A covert counter-terrorist unit called Black Cell led by Gabriel Shear wants the money to help finance their war against international terrorism, but it's all locked away. Gabriel brings in convicted hacker Stanley Jobson to help him.
In order to foil an extortion plot, an FBI agent undergoes a face-transplant surgery and assumes the identity and physical appearance of a ruthless terrorist, but the plan turns from bad to worse when the same criminal impersonates the cop.
Under the watchful eye of his mentor Captain Mike Kennedy, probationary firefighter Jack Morrison matures into a seasoned veteran at a Baltimore fire station. Jack has reached a crossroads,... See full summary »
When the DEA shut down its dummy corporation operation codenamed SWORDFISH in 1986, they had generated $400 million which they let sit around; fifteen years of compound interest has swelled it to $9.5 billion. A covert counter-terrorist unit called Black Cell, headed by the duplicitious and suave Gabriel Shear, wants the money to help finance their raise-the-stakes vengeance war against international terrorism, but it's all locked away behind super-encryption. He brings in convicted hacker Stanley Jobson, who only wants to see his daughter Holly again but can't afford the legal fees, to slice into the government mainframes and get the money. Written by
Jeff Cross <email@example.com>
2600 'The Hacker Quarterly' magazine was approached by Warner Bros. for permission to use their magazine and name in the film. WB was suing 2600 at the time for linking to the DVD deciphering program DeCSS. The magazine said no. See more »
After driving his daughter home, Stan reverses his car and hits the door of the FBI agents' car, breaking its passenger side window. When the car later catches up to him, you can see that its door and window are still in perfect shape. See more »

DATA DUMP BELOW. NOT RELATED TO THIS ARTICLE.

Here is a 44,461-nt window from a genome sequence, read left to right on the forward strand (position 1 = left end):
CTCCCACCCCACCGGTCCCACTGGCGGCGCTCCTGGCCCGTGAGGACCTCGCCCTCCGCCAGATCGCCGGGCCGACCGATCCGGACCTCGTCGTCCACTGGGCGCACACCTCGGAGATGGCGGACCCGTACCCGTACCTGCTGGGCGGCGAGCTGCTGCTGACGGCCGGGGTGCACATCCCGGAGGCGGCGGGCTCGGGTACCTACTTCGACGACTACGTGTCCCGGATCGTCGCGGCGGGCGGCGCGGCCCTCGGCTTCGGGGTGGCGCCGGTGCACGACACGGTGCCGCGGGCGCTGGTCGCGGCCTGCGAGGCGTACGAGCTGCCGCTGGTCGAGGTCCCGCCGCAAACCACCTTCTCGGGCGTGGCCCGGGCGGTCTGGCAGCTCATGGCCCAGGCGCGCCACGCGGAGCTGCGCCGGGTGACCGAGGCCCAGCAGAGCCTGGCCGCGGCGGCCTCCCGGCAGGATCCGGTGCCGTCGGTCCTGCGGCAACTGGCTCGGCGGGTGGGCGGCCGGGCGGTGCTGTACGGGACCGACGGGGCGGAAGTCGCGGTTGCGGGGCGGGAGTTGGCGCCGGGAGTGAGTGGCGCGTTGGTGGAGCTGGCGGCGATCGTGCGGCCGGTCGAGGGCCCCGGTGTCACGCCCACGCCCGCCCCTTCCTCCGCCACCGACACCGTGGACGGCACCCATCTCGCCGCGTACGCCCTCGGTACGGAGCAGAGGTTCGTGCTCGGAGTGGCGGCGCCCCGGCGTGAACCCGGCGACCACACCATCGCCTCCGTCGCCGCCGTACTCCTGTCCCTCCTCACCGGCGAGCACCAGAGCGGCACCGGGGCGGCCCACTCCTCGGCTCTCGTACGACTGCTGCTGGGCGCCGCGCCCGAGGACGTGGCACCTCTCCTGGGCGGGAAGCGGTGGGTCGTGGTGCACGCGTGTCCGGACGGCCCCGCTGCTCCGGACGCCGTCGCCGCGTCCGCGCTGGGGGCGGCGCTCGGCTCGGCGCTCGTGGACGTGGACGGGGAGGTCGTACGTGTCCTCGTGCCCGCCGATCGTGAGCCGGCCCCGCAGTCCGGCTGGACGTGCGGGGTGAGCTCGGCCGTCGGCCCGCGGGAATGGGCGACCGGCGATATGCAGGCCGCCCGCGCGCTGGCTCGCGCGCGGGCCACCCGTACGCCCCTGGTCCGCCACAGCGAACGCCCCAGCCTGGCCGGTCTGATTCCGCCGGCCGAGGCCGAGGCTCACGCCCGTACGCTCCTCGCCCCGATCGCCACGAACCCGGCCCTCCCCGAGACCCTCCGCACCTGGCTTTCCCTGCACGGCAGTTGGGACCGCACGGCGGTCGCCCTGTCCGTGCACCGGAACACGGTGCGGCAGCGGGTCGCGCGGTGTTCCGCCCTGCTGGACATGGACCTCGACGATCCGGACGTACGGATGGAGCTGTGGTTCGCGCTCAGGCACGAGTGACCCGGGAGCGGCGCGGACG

You know what the problem with Hollywood is? They make shit. Unbelievable, unremarkable shit. Now I'm not some grungy wannabe filmmaker that's searching for existentialism through a haze of bong smoke or something. No, it's easy to pick apart bad acting, short-sighted directing, and a purely moronic stringing together of words that many of the studios term as "prose". No, I'm talking about the lack of realism. Realism; not a pervasive element in today's modern American cinematic ...
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The opening studio logos for Warner Bros and Village Roadshow Productions flicker as if they were on a problematic computer screen. Other than those logos and the movie's title, there are no opening credits. See more »
Like a good old-fashioned action movie, but with a good plot.
Swordfish was one of my anxiously awaited summer flicks. And after seeing it a couple hours ago, I am not at all disappointed. It's been awhile since I've seen a truly enjoyable, mature action movie. With the slew of PG-13 action movies of recent years, it's refreshing to see one that at least acknowledges that many intense situations do involve language, sex, and mixed character reactions - it wasn't just another black and white, good and bad movie where the good guy does only good things and the bad guy has only evil intentions. The good guy (Jackman) didn't always do the right thing, and the bad guy (Travolta) could hardly be accused of sinister motives.